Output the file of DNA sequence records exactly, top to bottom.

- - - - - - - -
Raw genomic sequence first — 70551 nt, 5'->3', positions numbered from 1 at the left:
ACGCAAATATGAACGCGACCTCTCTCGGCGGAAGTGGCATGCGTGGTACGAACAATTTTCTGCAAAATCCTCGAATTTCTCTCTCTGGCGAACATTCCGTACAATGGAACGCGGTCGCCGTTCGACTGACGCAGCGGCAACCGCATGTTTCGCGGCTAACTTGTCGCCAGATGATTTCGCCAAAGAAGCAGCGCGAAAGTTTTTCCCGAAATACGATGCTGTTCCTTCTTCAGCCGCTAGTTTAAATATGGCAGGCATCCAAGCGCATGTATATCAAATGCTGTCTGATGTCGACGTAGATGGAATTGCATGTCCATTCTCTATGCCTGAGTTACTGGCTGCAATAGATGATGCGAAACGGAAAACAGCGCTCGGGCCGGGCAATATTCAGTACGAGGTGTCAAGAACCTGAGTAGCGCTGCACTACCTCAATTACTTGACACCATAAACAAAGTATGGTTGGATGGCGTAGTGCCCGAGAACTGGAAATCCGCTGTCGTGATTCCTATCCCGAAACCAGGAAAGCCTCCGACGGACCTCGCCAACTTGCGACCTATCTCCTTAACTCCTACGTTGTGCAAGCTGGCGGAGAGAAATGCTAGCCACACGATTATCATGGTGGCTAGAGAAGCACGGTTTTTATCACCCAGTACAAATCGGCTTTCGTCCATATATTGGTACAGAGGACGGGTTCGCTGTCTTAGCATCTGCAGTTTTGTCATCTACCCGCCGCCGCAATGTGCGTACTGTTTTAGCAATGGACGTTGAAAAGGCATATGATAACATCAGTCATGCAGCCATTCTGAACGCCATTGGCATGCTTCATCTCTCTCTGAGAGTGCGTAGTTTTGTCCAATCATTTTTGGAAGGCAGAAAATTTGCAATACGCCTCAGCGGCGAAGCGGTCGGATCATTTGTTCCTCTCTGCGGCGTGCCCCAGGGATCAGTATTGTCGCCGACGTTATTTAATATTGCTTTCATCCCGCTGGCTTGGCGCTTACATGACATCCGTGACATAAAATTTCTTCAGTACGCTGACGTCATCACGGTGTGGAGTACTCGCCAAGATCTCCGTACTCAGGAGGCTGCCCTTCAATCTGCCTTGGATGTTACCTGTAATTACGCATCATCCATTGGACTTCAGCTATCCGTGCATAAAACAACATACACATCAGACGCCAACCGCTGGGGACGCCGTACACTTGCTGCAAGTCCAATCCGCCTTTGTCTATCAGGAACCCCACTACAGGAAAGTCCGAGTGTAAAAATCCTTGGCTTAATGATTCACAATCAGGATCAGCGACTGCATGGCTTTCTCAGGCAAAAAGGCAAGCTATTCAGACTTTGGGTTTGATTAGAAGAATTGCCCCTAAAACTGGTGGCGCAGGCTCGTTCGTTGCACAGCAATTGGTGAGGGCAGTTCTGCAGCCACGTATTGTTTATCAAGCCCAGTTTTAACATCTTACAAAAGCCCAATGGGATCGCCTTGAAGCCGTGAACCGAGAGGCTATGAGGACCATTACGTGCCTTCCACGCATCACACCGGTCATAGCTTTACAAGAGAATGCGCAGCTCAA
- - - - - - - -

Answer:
Raw genomic sequence first — 70551 nt, 5'->3', positions numbered from 1 at the left:
ACGCAAATATGAACGCGACCTCTCTCGGCGGAAGTGGCATGCGTGGTACGAACAATTTTCTGCAAAATCCTCGAATTTCTCTCTCTGGCGAACATTCCGTACAATGGAACGCGGTCGCCGTTCGACTGACGCAGCGGCAACCGCATGTTTCGCGGCTAACTTGTCGCCAGATGATTTCGCCAAAGAAGCAGCGCGAAAGTTTTTCCCGAAATACGATGCTGTTCCTTCTTCAGCCGCTAGTTTAAATATGGCAGGCATCCAAGCGCATGTATATCAAATGCTGTCTGATGTCGACGTAGATGGAATTGCATGTCCATTCTCTATGCCTGAGTTACTGGCTGCAATAGATGATGCGAAACGGAAAACAGCGCTCGGGCCGGGCAATATTCAGTACGAGGTGTCAAGAACCTGAGTAGCGCTGCACTACCTCAATTACTTGACACCATAAACAAAGTATGGTTGGATGGCGTAGTGCCCGAGAACTGGAAATCCGCTGTCGTGATTCCTATCCCGAAACCAGGAAAGCCTCCGACGGACCTCGCCAACTTGCGACCTATCTCCTTAACTCCTACGTTGTGCAAGCTGGCGGAGAGAAATGCTAGCCACACGATTATCATGGTGGCTAGAGAAGCACGGTTTTTATCACCCAGTACAAATCGGCTTTCGTCCATATATTGGTACAGAGGACGGGTTCGCTGTCTTAGCATCTGCAGTTTTGTCATCTACCCGCCGCCGCAATGTGCGTACTGTTTTAGCAATGGACGTTGAAAAGGCATATGATAACATCAGTCATGCAGCCATTCTGAACGCCATTGGCATGCTTCATCTCTCTCTGAGAGTGCGTAGTTTTGTCCAATCATTTTTGGAAGGCAGAAAATTTGCAATACGCCTCAGCGGCGAAGCGGTCGGATCATTTGTTCCTCTCTGCGGCGTGCCCCAGGGATCAGTATTGTCGCCGACGTTATTTAATATTGCTTTCATCCCGCTGGCTTGGCGCTTACATGACATCCGTGACATAAAATTTCTTCAGTACGCTGACGTCATCACGGTGTGGAGTACTCGCCAAGATCTCCGTACTCAGGAGGCTGCCCTTCAATCTGCCTTGGATGTTACCTGTAATTACGCATCATCCATTGGACTTCAGCTATCCGTGCATAAAACAACATACACATCAGACGCCAACCGCTGGGGACGCCGTACACTTGCTGCAAGTCCAATCCGCCTTTGTCTATCAGGAACCCCACTACAGGAAAGTCCGAGTGTAAAAATCCTTGGCTTAATGATTCACAATCAGGATCAGCGACTGCATGGCTTTCTCAGGCAAAAAGGCAAGCTATTCAGACTTTGGGTTTGATTAGAAGAATTGCCCCTAAAACTGGTGGCGCAGGCTCGTTCGTTGCACAGCAATTGGTGAGGGCAGTTCTGCAGCCACGTATTGTTTATCAAGCCCAGTTTTAACATCTTACAAAAGCCCAATGGGATCGCCTTGAAGCCGTGAACCGAGAGGCTATGAGGACCATTACGTGCCTTCCACGCATCACACCGGTCATAGCTTTACAAGAGAATGCGCAGCTCAA